I first heard about snow snakes when I was a kid. I’d fall, and someone, maybe a parent, maybe a friend would say “watch out for snow snakes!” In my mind, snow snakes were mischievous, rather devious, and something to be avoided.
Snow Snakes Are Good
So, imagine my surprise when I first read the new picture book, Sonder the Snow Snake, by Annie B. Fox, and discovered that snowsnakes want nothing more than to help skiers and riders — not trip us up! Or, as Sonder’s Grandslither (that’s grandmother in snow snake speak) puts it, “It’s great fun for a snow snake to hold on to a child’s boot and help them turn. If you would like, I can teach you how, but to do it well takes lots of practice.”
Practice — and patience — are not Sonder’s strong suit. Earlier in the book, Sonder tries to catch snowflakes, make snow angels and tunnel under the snow. Like most of us, Sonder wants to be able to do this things well — and immediately. When he tries and fails, he gives up wishing that he “could be really good at something.”
Thinking that “practice” doesn’t sound like so much fun, Sonder jumps in full-bore and attaches himself to a little girl. Predictably, she crashes. She’s not hurt, but Sonder is. So off he “slimps” (that’s limping for a snake) to Grandslither. Humbly, he asks for her advice, which she gives him.
Grandslither has a Zen-like outlook, so her first advice is to Sonder is go off into the forest and clear his mind. When he comes back, he’s ready to learn more, and soon, with practice, and patience, he is really good helping skiers and snowboarders turn, preventing falls instead of causing them.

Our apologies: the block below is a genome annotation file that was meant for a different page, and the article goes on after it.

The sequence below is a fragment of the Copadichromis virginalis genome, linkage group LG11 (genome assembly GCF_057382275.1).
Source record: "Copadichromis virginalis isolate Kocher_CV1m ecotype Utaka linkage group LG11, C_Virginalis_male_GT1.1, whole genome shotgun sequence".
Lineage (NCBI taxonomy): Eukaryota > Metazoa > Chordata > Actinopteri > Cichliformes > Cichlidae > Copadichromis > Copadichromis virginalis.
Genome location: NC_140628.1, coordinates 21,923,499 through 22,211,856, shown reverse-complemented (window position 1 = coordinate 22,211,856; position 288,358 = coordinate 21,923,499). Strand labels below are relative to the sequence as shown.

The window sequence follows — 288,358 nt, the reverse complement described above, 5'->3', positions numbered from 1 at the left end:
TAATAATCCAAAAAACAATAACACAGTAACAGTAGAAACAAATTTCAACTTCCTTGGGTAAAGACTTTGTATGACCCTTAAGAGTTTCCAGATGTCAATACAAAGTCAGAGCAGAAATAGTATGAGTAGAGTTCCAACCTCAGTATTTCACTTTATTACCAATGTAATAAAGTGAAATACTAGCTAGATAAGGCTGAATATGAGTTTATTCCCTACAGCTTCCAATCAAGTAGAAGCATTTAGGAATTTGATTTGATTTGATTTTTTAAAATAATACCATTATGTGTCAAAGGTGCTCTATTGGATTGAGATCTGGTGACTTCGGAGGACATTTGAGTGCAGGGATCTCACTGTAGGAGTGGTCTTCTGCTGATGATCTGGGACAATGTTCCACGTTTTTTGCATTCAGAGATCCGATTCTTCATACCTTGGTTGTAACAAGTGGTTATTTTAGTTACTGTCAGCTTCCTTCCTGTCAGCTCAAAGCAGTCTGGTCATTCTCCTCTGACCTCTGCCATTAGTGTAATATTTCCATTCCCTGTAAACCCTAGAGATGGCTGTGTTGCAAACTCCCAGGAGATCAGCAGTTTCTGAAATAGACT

When I opened Sonder the Snow Snake I was struck by the beauty of the illustrations. A combination of watercolors and freehand digital illustration, the colors are luminescent and images are evocative of Japanese art. This nod to Japan is purposeful. Author Fox has fond memories of her father telling her of his travel’s in that country and she is a fan of Asian design. As you read through the book, you notice not only Mt. Fuji in the background, but a likeness of “the Great Wave Off Kanagawa” a famous woodblock print from the 1830s. Other nods to Japan include the character for “snow” found in many of the pictures and the underlying philosophy.
I asked author Annie B. Fox about this connection. “Sonder is a little guy trying to be mindful and aware, and trying to develop wisdom and understanding. All of which are Buddhist ideals.” Although Sonder is named after Sondre Norheim, the Norwegian-American father of skiing, Fox felt that the message and tone of the book pointed due East.
Patience Is Good
The first time I read Sonder the Snow Snake, I read it out loud to my family as we were going skiing. I wanted to get their reactions and impressions. Everyone liked the story, but because I was reading it from a PDF on my laptop they couldn’t see the illustrations. They wanted to know was what Sonder looked like. When I showed them the warm and fuzzy rendering of Sonder, they liked the book even more. I think most kids will feel the same way.
Next I asked my family about the philosophy of practice and patience found within the story. I am not a patient person and when I asked my kids what they thought of the two-part message — patience and practice — my younger son looked at me and said “You won’t get it. You’re not patient at all.” And that, in the end, was what I most like about this book. While it’s a lovely, enjoyable picture book for kids, the message is universal. We can all learn something from Sonder.
Annie B. Fox has graciously offered to giveaway five copies of Sonder the Snow Snake to five readers of the Brave Ski Mom. To enter, please leave a comment. A random drawing for each of the five books will be held on Tuesday, January 24.
More information on Sonder The Snow Snake can be found at SonderTheSnowSnake.com. Purchase the book direct from this site and Annie will autograph it. Annie is also donating 5% of all proceeds from the sale of Sonder the Snow Snake to SaveTheSnowSnakes.org, a nonprofit dedicated to educating kids about climate change and how they can make a difference.
I reviewed Sonder the Snow Snake at the request of the author. To facilitate the review, I received a PDF file of the book, in lieu of the actual book. As always, all opinions are my own and are exactly what I would share with family and friends.
This giveaway is now closed. Congratulations to Jenny, Megan, Holly, Judy and Mindy!
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